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Performance and Pedagogy Blog

A blog about the performance and pedagogy of music.

Filtering by Tag: college advice

Things I Did in College Which Most Prepared Me for My Career in Music: Played for Every Professional Player That Passed Through Town (4 of 5)

Andrew Hitz

Something I was taught at a very early age was to try and play for every single professional that came anywhere near my hometown.  Sometimes this was in master classes and other times this was in private lessons.  Performing in front of as many professionals as possible was immensely important in me gaining the confidence to play at my best in a wide a range of circumstances.

Master classes are the easiest place for a college student to gain access, even if only briefly, to a professional traveling through town.  It was my experience that a visiting artist could say the exact same thing that my teacher had been saying all along but in just a slightly different manner and it would make everything click in my mind.

I am always telling my students that all performing and teaching, both good and bad, counts as “data” that helps to mold me as a musician.  If I hear a concept put in a way that makes a lot of sense I am of course sure to share that with my students.  Likewise, if someone teaches something in a manner which doesn’t click with me or that I disagree with it only serves to strengthen my own point of view.  Keeping this in mind, any master class that I ever attend is worth my time.  Always.  And any great teacher will address exactly what you personally need to hear if they hear you play.

When I was a young student I was taught a great trick when someone was listening to multiple students play in a master class.  Always volunteer to play first.

There are a few reasons for this. First of all, when conducting a master class it can be very difficult to keep track of time when working with students. If a teacher does not manage their time well the student playing at the beginning of the class will always get more time and not less time.  It is very difficult to stick to time slots as a teacher and the people playing at the end are always the ones that are affected.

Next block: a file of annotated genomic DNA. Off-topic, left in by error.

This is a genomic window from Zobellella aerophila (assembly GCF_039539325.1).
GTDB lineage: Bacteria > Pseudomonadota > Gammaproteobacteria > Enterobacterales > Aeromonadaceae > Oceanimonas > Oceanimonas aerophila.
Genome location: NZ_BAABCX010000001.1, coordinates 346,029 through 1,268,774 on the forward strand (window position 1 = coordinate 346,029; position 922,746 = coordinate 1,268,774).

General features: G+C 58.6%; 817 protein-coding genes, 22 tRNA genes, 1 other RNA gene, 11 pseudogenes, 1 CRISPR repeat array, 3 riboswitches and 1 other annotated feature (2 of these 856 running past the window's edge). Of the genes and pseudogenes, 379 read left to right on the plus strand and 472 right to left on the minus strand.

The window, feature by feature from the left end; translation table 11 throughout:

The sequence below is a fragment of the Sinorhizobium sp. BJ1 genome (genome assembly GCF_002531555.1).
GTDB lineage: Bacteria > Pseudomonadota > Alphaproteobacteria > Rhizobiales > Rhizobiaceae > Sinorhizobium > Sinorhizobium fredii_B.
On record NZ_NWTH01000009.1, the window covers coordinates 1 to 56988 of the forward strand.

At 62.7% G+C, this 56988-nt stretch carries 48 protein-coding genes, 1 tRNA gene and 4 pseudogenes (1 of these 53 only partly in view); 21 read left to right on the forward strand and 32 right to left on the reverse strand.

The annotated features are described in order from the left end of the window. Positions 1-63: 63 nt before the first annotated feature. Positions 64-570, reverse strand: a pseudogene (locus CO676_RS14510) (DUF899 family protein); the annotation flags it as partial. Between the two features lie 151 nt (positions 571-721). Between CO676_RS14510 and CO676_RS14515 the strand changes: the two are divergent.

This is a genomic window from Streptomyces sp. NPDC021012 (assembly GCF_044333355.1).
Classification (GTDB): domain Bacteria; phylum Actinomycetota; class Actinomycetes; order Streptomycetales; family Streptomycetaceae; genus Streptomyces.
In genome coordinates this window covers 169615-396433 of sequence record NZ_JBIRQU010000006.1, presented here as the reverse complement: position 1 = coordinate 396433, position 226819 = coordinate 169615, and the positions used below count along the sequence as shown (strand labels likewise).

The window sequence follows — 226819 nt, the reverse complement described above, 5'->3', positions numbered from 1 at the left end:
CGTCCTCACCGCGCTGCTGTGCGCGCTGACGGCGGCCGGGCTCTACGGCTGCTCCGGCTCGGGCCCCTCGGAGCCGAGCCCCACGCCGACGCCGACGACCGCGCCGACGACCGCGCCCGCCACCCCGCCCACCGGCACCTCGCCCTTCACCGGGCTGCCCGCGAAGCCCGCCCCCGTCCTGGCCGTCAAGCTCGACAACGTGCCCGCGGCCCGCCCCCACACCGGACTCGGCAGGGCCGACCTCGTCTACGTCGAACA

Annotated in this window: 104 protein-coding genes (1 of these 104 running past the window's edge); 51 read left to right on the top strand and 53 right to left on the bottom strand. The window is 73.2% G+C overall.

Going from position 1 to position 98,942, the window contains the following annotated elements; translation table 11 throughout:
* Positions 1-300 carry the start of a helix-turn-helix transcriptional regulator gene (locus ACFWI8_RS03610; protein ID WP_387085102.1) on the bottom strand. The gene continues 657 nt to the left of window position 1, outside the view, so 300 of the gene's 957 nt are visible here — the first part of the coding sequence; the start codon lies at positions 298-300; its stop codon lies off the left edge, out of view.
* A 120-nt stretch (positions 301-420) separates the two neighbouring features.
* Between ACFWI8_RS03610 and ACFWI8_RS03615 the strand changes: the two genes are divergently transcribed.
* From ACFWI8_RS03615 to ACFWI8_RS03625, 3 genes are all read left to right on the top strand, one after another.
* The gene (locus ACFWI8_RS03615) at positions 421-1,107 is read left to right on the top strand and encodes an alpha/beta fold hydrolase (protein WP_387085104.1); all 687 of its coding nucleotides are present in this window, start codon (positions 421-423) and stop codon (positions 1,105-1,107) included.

Another equally important reason is that it is natural to be distracted and nervous until you get in front of the group to play.  You are going to retain very little information that is given to the players who play before you.  If you volunteer to play first, you can simply relax, take notes, and learn from all of the people that come after you.  Sometimes the information that is shared without you being on the hot seat can make the biggest impression.

I always raised my hand immediately in every single master class whether I felt like playing that day or not.  As a result, I played in every class, got at least as much time as everyone else that played, and was able to focus on the teaching and not myself for the remainder of the class.

Finally, it is great to be able to get a private lesson with someone passing through town.  Speaking from experience, my schedule rarely allows time to meet with people individually but there is a trick to increasing your chances of hearing a “yes” when asking for a lesson.

First of all, contact the person before they come to your town or school.  This has never been easier with email, twitter, facebook, etc.  If you can’t find them through any of those channels then simply ask your teacher if they might know their info.  It is a lot easier for me to schedule my day around giving a student a lesson if they contact me ahead of time.

Second, you should always offer to pay someone for their time.  Frequently, when a student asks a traveling professional for a lesson and offers to pay them they will teach them for free.  This is not always the case but it definitely sends the wrong message to not offer to pay someone for their time.  Even if you are very up front in stating that you have no money and understand that you wouldn’t expect them to be able to teach you, this will be received well.  It might not get you a lesson, but you will leave a good impression in a business where are impressions are imperative.